A toxin produced by marine algae in San Francisco can impair sea lions’ memory, making it difficult for sea lions to find their way to food, a new study reveals. Large growths of the algae off the coast of California may have contributed to the record-breaking number of starving sea lions that have washed up on the state’s many beaches in the past four years. The algal toxin is believed to affect sea lions, dolphins, fur seals, sea otters, and other species as well. Sadly, the problem is unlikely to go away anytime soon, especially with warming ocean waters and agricultural runoff fueling outbreaks.
“The blooms are just going to get bigger and bigger,” Peter Cook of Emory University, who reported the behavioral effects of domoic acid, told National Geographic. “Sea lions are just the tip of the iceberg. It’s a grim story.”
Sadly, algal blooms are becoming more and more common in many areas of the ocean—particularly in the Pacific. Certain types of algae produce neurotoxins that accumulate up the food chain, finding their way into fish and anything that consumes them.
A study published in Science reveals that many of the sea lions washing up on the shores suffer from brain lesions caused by a toxin produced by a specific type of algae. The lesions originate in the hippocampus, an area of the brain involved in memory. The affected sea lions have impaired spatial memory and trouble navigating their surroundings.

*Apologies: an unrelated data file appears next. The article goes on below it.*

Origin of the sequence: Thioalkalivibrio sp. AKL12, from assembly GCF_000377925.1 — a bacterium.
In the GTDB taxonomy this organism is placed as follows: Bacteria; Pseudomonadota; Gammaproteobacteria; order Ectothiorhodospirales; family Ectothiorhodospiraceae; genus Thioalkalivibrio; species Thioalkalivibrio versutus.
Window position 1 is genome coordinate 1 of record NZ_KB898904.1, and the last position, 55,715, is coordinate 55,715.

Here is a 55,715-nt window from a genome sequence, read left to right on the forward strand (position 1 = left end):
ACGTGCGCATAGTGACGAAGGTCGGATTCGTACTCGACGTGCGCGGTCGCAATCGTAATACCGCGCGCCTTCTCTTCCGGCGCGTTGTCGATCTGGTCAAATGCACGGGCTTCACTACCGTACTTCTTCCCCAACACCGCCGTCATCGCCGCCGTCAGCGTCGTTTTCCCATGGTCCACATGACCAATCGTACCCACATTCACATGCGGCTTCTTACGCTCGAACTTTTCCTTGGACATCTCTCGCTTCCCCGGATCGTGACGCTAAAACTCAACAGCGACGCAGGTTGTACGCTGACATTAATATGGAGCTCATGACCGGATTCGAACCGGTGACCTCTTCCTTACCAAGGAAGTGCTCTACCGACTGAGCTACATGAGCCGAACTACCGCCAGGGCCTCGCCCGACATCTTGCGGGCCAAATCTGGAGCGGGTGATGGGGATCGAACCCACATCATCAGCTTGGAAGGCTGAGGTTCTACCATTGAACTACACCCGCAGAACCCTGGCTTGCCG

In the study, the researchers conducted MRIs on 30 sea lions and found those with lesions struggled to remember where food was placed in an enclosure. Other tests showed signs of impaired short- and long-term memory. The research is the first to show the behavioral effects of long-term exposure to toxins in a large marine animal. Scientists suspect that other large creatures may be impacted in a similar way.
“There’s almost no doubt it’s affecting other animals as well,” Cook says, noting that the toxin has already been measured in the blood of other species. Sea lions are the most obvious because they head to shore when they are in trouble to rest in the sun, meaning it’s easier to spot a sea lion in distress.
The specific toxin in question is domoic acid, produced by a type of algae known as Pseudo-nitzschia. This type of toxin has affected people before, most notably in a 1987 outbreak that started in contaminated Prince Edward Island shellfish. The outbreak killed three and caused illness in more than a hundred more.
The outbreaks are becoming a notable problem for the seafood industry in California. So far this year, there have been closures of anchovy, sardine, Dungeness, rock crab, mussel, clam and oyster fisheries in the state.
Source: Huffington Post, National Geographic